[ilds] re Bitter Lemons and Durrell attitudes to colonialism

James Gifford james.d.gifford at gmail.com
Tue Apr 5 14:19:53 PDT 2016


Hi Robin,

I wonder if the question isn't so much his seriousness but rather how 
much he was a "party man" for the British position -- he certainly mocks 
the British and distances himself from Britishness to varying degrees 
and in different circumstances, yet in his job he did was he was told 
until he decided to leave.

I'd also suggest that it's hard to read /Bitter Lemons/ without feeling 
deep sympathy with the Cypriot characters.  Durrell, of course, couldn't 
write a book against the British position, so he wrote one that was "not 
a political book" in which the reader's emotional sympathies clearly 
lean to the Cypriots.  I'm reminded of the character Lawrence Durrell in 
his short narrative "Oil for the Saint" who bemoans tourism on Corfu 
only to be told by Kerkyra that the tourists bring much needed money, 
thank-you very much -- that the story was printed in /Holiday/ magazine 
makes the point.  Of course he wrote it to encourage tourism, first 
because it paid, and second because it was good for his friends.  But 
saying so through the mouth of his character Lawrence Durrell wouldn't 
suit the purpose.  In essence, the text shows us this rather than tells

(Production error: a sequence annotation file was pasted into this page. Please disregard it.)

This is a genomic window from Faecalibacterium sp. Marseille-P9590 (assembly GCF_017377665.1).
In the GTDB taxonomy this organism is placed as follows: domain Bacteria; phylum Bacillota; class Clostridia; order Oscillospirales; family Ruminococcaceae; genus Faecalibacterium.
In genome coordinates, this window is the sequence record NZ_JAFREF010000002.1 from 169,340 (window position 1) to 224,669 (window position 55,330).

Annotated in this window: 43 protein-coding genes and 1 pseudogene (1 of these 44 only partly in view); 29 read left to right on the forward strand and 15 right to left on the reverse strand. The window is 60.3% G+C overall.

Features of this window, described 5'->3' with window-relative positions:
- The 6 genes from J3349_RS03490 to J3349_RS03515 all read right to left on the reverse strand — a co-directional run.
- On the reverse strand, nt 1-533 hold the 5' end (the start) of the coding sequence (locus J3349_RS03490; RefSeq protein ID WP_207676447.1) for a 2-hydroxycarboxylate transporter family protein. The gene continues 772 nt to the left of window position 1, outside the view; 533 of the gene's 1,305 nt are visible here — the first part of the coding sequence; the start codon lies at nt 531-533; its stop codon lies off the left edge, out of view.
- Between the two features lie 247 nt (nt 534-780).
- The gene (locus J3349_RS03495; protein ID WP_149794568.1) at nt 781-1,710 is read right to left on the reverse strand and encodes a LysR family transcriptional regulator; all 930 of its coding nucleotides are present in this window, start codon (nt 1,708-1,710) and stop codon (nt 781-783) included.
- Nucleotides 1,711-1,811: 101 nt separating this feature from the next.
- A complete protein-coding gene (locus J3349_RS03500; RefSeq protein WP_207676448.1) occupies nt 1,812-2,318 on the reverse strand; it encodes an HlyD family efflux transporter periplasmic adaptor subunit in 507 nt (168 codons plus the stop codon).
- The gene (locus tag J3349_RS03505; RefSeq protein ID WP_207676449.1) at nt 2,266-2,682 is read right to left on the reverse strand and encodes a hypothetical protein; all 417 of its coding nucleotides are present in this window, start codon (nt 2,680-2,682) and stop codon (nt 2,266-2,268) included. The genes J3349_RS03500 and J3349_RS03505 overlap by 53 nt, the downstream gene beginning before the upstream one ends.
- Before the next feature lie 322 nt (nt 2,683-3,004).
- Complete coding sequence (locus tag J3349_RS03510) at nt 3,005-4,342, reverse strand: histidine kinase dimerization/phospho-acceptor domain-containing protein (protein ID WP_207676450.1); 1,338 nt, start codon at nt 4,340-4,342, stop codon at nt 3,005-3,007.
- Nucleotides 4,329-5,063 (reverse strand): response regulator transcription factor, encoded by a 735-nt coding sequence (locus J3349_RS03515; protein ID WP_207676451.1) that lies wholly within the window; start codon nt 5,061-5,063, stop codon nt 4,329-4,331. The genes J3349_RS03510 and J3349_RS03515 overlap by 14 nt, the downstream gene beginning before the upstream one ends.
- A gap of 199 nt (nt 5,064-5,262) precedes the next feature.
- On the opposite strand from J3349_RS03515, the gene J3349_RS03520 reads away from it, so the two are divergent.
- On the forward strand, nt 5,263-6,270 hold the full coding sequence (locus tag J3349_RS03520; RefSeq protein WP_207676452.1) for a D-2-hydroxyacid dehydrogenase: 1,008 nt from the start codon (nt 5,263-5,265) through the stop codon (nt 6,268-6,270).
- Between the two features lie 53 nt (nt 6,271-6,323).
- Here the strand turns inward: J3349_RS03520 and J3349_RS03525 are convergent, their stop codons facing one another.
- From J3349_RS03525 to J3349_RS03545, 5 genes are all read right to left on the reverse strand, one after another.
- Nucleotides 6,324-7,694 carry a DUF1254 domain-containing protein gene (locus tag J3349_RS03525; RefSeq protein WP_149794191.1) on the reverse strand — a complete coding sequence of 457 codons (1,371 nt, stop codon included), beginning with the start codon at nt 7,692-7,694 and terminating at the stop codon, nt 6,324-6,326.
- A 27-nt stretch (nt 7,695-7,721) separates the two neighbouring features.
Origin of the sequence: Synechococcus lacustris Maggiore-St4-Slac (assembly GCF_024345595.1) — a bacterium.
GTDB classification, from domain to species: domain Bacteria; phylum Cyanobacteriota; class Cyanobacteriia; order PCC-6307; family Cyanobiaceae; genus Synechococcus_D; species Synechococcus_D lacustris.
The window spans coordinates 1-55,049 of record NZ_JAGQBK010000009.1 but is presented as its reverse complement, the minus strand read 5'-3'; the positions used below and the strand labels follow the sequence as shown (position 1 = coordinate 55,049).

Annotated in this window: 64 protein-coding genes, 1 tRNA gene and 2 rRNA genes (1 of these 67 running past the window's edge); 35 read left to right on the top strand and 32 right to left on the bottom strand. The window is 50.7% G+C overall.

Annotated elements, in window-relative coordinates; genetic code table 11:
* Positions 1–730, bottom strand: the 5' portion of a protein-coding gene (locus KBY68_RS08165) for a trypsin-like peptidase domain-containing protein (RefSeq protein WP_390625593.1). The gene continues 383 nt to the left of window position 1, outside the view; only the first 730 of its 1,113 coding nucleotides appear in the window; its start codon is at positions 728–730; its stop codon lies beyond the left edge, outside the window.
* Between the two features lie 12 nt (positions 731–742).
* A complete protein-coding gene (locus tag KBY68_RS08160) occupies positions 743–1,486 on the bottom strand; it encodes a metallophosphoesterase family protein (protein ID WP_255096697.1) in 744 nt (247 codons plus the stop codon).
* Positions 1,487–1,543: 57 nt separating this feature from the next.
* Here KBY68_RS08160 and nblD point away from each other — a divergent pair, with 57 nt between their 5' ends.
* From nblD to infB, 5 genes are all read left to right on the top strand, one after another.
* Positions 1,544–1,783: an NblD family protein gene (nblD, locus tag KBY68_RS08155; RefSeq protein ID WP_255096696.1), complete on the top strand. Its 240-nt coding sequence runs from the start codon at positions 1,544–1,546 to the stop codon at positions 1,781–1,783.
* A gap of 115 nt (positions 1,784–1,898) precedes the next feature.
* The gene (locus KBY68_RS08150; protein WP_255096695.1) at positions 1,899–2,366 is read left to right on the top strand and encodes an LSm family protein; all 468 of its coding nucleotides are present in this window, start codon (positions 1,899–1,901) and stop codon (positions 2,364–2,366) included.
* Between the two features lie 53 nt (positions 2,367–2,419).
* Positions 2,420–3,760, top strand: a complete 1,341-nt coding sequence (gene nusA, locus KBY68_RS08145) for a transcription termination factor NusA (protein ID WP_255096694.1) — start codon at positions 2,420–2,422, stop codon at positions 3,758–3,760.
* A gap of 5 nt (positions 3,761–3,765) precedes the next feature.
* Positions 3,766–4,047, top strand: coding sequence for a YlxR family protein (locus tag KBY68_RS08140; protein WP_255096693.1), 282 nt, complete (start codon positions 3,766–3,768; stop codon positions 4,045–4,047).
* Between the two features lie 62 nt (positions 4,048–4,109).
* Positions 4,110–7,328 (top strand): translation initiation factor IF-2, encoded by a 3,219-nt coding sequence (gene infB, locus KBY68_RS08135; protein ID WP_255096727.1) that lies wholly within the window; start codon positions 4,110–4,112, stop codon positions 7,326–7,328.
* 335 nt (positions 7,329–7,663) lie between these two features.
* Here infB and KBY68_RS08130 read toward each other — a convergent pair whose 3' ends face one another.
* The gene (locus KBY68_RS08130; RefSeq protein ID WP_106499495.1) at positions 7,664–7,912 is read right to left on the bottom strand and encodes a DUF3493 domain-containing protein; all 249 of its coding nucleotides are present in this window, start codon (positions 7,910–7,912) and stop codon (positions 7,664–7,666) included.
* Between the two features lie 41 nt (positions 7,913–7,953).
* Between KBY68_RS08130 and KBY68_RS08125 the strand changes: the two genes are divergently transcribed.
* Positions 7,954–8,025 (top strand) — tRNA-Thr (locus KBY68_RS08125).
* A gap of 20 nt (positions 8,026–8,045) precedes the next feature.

us.

I tend to think much of that happens in /Bitter Lemons/ as well.

All best,
James

On 2016-04-05 1:06 PM, Robin Collins wrote:
>   I feel a bit out of my reach here, but when I read Espirt de Corps
> (pub.1951?) a long time ago, while I didn't find it hilarious by any
> stretch, I didn't get the feeling that LD took himself or the diplomatic
> corps (and bey extension British colonialism) particularly seriously. It
> was a job to him, a source of income so that he could write...
> Anyone have a more recent memory of this book?
>
> Robin
>
>
>     Message: 1
>     Date: Mon, 4 Apr 2016 19:05:13 -0700
>     From: James Gifford <james.d.gifford at gmail.com
>     <mailto:james.d.gifford at gmail.com>>
>
>     [...]
>
>     As you know, I tend to read Durrell as often ironic, and many don't
>     agree with me -- I've said on the listserv in the past that I look to
>     the opening of /Bitter Lemons/ in exactly the same way as I look to the
>     opening of /Justine/ in the same year.  It speaks in the contradictions
>     but not in what's said, much like the closing interpretation of silence.
>
>     Justine opens with Freud & Sade, but I think it's Freud *vs.* Sade, and
>     the cut or unspoken portions are the most important.  Likewise, /Bitter
>     Lemons/ opens with its claim "this is not a political book" but follows
>     up an epigram that makes the irony pretty overt: "A race advancing on
>     the East must start with Cyprus" followed by grand conflicts between
>     nations and imperialism then a closing reference to how important the
>     Suez Canal makes Cyprus.  It's always struck me as something like "of
>     course I could not write this book if it were a political book, so it
>     isn't -- by the way, I'm lying."
>
>     [...]
>
>     All best,
>     James
>
>
>
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